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May 16-22, 2007

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First Bite

Two Crows

By Michael Shapiro

Some locations just seemed cursed. Even when a good restaurant opens in a particular building, you know it's only a matter of time until it goes down. That's how I've felt about the little roadhouse on Bodega Highway about three miles west of Sebastopol. In the dozen years I've lived in western Sonoma County, I've watched a procession of restaurants rise and fall on this spot.

When Two Crows, an upscale diner, opened on the site about three months ago, I assumed it would suffer the same fate. But I had lunch there last weekend and now fully expect this establishment to succeed on the strength of its flavorful food, friendly service and warm ambiance.

From the moment you walk into Two Crows it just feels good. The place is cozy and homey; there are only seven or eight tables out front (a couple more in the back) and a few seats at the counter. A friend and I arrived shortly after noon on a recent Saturday and were bathed by the sounds of a live harp played by a young man in the corner of the front room. The hardwood floors were immaculate and softened by a bouquet of fresh tulips on the counter.

The woman who waited on us was genuinely kind and patiently explained which soup was cream-based and which was vegan. She recommended a butternut squash soup with pinto beans, corn and tomato that had clean, bright flavors; you could clearly taste each ingredient because the soup wasn't overwhelmed by spices.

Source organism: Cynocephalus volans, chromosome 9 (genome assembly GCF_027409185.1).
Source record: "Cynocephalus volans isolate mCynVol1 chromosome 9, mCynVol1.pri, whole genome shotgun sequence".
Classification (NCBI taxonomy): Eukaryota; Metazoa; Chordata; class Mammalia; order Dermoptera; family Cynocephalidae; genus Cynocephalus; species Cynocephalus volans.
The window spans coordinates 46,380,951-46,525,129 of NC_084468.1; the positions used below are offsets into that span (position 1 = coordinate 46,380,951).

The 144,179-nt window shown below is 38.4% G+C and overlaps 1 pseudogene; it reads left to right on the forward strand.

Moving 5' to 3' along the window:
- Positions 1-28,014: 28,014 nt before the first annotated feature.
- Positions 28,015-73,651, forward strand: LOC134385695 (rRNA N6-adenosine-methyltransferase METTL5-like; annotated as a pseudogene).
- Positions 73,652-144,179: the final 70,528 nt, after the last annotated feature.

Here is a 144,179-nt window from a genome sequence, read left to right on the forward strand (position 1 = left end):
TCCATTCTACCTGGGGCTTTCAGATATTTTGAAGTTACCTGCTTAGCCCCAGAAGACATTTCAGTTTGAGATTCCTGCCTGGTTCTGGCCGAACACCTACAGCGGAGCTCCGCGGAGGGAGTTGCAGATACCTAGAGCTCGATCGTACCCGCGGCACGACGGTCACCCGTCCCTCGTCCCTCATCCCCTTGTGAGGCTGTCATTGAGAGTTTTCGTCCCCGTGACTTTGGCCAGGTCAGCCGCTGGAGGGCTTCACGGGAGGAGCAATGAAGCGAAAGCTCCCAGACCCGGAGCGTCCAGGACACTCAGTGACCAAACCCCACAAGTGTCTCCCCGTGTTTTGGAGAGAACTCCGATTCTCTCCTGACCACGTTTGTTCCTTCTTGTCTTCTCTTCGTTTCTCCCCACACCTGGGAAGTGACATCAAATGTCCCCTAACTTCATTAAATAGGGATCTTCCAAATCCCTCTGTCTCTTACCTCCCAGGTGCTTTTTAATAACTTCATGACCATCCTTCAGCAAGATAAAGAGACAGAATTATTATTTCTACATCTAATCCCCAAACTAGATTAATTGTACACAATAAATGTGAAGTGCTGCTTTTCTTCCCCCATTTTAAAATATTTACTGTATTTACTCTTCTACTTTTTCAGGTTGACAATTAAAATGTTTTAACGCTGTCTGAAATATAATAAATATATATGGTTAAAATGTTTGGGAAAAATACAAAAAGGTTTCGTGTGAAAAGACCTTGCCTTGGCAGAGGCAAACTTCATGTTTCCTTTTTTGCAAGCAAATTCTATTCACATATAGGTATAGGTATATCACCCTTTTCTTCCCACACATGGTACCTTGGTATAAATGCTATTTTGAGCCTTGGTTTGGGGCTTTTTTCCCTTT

The falafel plate ($10; includes the soup starter) had a light tahini dressing and came with some less traditional condiments: a yogurt sauce and a cilantro-mint chutney. My friend had a pumpkin-seed mole chicken burrito with mango salsa ($12; includes side salad of fresh greens, diced cooked beets and carrot matchsticks), which was tasty though a bit bland. And when you're spending $12 for a burrito, you'd like the amount of chicken to be a bit more generous. The tap beer selection ($3.50 a pint) includes Moonlight's Death and Taxes, Anderson Valley's Boont Amber, and local suds from Lagunitas and Ace Cider.

In the end, we were very satisfied because the food was vibrantly alive and the service was attentive but not invasive. We've heard from friends who go there almost every weekend that Two Crows shines even more brightly at brunch. I plan to return sometime for breakfast, and feel confident, despite the checkered history of the location, that Two Crows will endure for years to come.

Two Crows Roadhouse, open Thursday through Sunday for breakfast and lunch; breakfast served until noon. 9890 Bodega Hwy., Sebastopol, 707.829.5898.

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Quick-and-dirty dashes through North Bay restaurants. These aren't your standard "bring five friends and order everything on the menu" dining reviews.